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Acclimatization In Progress

After my departure from India, visit to Vienna and subsequent arrival in Helsinki, I’ve needed some time to re-orient myself to this part of the world, hence no posts for a little while. Finndian will be reporting from Finland for a little while before heading back to India towards the end of the year, with many ideas already on the back burner. But before focusing on Finland I still want to share some thoughts on Vienna in the next post. Vienna left a very strong impression on my mind and I think deserves a lengthier post. Possibly also a Review of the hotel we stayed in, which I think might come in handy for someone needing decently priced accommodation away from the center but easily reachable by public transport.

Returning to Finland after a long stay in India always requires a few weeks to get back into action and synchronize with the surrounding way of life. Walks in nature, jogging and meditation are a big help in this, along with catching up with old friends and acquaintances. Morning coffees at the Market Square are a source of inspiration too. The desire to once again acquaint myself with and participate in Finnish/European cultural life arose in my mind during recent days of walking the streets of this fair Baltic seaport of ours. Always after arriving from India I feel as I have been provided with a new set of eyes with which to look at life around me and to come to new conclusions about age-old questions about Finnish-ness and its changing definitions.

Today during a stroll downtown I picked up a copy of Ananda-magazine, a finnish yoga-journal for which I recently wrote a column on Yama’s and Niyama’s. Reading the magazine provoked some thoughts on cross-cultural relations and how Indian thought and culture has made itself felt even here in rather remote Finland. Browsing through the book section of the same store I couldn’t help noticing how many books on India and Indian philosophy there have been published in Finnish over recent years that I’ve spent in India. The most recent one being a new translation and commentary of Patanjali’s Yoga Sutra’s by Måns Broo, which I intend to read soon.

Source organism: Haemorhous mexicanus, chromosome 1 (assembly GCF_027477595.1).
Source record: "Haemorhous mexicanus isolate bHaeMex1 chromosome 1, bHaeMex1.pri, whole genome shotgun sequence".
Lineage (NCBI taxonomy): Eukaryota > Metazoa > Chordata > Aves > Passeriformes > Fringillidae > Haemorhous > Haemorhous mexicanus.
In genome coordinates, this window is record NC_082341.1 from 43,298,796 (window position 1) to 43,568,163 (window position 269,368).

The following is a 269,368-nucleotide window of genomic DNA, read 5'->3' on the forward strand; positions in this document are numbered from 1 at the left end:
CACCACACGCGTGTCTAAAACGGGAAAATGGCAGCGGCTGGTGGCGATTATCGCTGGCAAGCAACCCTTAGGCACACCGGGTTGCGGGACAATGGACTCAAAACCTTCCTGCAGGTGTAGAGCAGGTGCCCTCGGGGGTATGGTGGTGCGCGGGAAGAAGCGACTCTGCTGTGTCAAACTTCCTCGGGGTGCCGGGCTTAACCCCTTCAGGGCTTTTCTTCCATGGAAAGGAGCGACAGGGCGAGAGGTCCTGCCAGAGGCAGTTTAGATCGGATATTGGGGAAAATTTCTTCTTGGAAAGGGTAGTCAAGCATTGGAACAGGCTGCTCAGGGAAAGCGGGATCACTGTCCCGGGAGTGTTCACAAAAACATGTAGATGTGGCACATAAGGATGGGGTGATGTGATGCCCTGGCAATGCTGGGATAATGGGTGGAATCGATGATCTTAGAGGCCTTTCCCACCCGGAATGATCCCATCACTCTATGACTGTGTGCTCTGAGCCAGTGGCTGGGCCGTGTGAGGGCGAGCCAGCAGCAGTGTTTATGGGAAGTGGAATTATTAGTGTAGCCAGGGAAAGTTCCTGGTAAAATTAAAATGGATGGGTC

Changing faces of both Finland and India are something that I follow with great interest and hope to share insights and reflections on both. Looking out my window I see a playschool bustling with children from all ethnic backgrounds playing together. My thoughts stray to the future and what it will mean to be Finnish when they have grown up. I’m not always so clear about what it means to me, but one thing is sure, I’ve always preferred a sweet confusion, where rigid identities cease to exist to a narrowly defined cultural identity which confines one to nothing but a narrow stereotype.

More posts to come soon. Promise.

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